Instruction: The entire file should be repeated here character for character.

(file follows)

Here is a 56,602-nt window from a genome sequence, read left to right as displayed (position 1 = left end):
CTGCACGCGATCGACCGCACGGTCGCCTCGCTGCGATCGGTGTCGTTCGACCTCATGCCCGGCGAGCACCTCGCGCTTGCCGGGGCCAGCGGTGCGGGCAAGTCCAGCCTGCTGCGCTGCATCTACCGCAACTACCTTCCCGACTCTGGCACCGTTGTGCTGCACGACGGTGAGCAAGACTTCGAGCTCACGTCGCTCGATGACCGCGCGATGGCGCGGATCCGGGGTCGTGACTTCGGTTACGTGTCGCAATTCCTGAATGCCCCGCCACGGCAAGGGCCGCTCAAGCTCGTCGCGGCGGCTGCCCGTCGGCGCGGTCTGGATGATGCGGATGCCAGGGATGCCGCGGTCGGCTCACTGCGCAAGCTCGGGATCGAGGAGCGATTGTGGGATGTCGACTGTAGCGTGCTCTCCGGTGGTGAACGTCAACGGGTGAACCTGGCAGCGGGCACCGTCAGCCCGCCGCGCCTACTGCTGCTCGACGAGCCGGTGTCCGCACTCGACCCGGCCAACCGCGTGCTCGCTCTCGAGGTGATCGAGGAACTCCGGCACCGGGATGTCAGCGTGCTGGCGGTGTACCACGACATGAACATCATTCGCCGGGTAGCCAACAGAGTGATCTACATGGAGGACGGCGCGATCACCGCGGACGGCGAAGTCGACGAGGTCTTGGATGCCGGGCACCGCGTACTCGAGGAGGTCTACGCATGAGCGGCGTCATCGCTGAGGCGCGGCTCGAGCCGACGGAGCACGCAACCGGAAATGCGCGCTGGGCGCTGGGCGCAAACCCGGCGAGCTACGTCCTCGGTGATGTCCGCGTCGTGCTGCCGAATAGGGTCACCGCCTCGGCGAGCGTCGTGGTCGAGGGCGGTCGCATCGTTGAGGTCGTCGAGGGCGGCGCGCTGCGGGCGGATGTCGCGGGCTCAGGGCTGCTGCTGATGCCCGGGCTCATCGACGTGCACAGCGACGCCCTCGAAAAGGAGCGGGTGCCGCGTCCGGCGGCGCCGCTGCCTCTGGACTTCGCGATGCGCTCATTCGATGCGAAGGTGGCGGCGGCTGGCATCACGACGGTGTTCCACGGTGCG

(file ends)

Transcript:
Here is a 56,602-nt window from a genome sequence, read left to right as displayed (position 1 = left end):
CTGCACGCGATCGACCGCACGGTCGCCTCGCTGCGATCGGTGTCGTTCGACCTCATGCCCGGCGAGCACCTCGCGCTTGCCGGGGCCAGCGGTGCGGGCAAGTCCAGCCTGCTGCGCTGCATCTACCGCAACTACCTTCCCGACTCTGGCACCGTTGTGCTGCACGACGGTGAGCAAGACTTCGAGCTCACGTCGCTCGATGACCGCGCGATGGCGCGGATCCGGGGTCGTGACTTCGGTTACGTGTCGCAATTCCTGAATGCCCCGCCACGGCAAGGGCCGCTCAAGCTCGTCGCGGCGGCTGCCCGTCGGCGCGGTCTGGATGATGCGGATGCCAGGGATGCCGCGGTCGGCTCACTGCGCAAGCTCGGGATCGAGGAGCGATTGTGGGATGTCGACTGTAGCGTGCTCTCCGGTGGTGAACGTCAACGGGTGAACCTGGCAGCGGGCACCGTCAGCCCGCCGCGCCTACTGCTGCTCGACGAGCCGGTGTCCGCACTCGACCCGGCCAACCGCGTGCTCGCTCTCGAGGTGATCGAGGAACTCCGGCACCGGGATGTCAGCGTGCTGGCGGTGTACCACGACATGAACATCATTCGCCGGGTAGCCAACAGAGTGATCTACATGGAGGACGGCGCGATCACCGCGGACGGCGAAGTCGACGAGGTCTTGGATGCCGGGCACCGCGTACTCGAGGAGGTCTACGCATGAGCGGCGTCATCGCTGAGGCGCGGCTCGAGCCGACGGAGCACGCAACCGGAAATGCGCGCTGGGCGCTGGGCGCAAACCCGGCGAGCTACGTCCTCGGTGATGTCCGCGTCGTGCTGCCGAATAGGGTCACCGCCTCGGCGAGCGTCGTGGTCGAGGGCGGTCGCATCGTTGAGGTCGTCGAGGGCGGCGCGCTGCGGGCGGATGTCGCGGGCTCAGGGCTGCTGCTGATGCCCGGGCTCATCGACGTGCACAGCGACGCCCTCGAAAAGGAGCGGGTGCCGCGTCCGGCGGCGCCGCTGCCTCTGGACTTCGCGATGCGCTCATTCGATGCGAAGGTGGCGGCGGCTGGCATCACGACGGTGTTCCACGGTGCG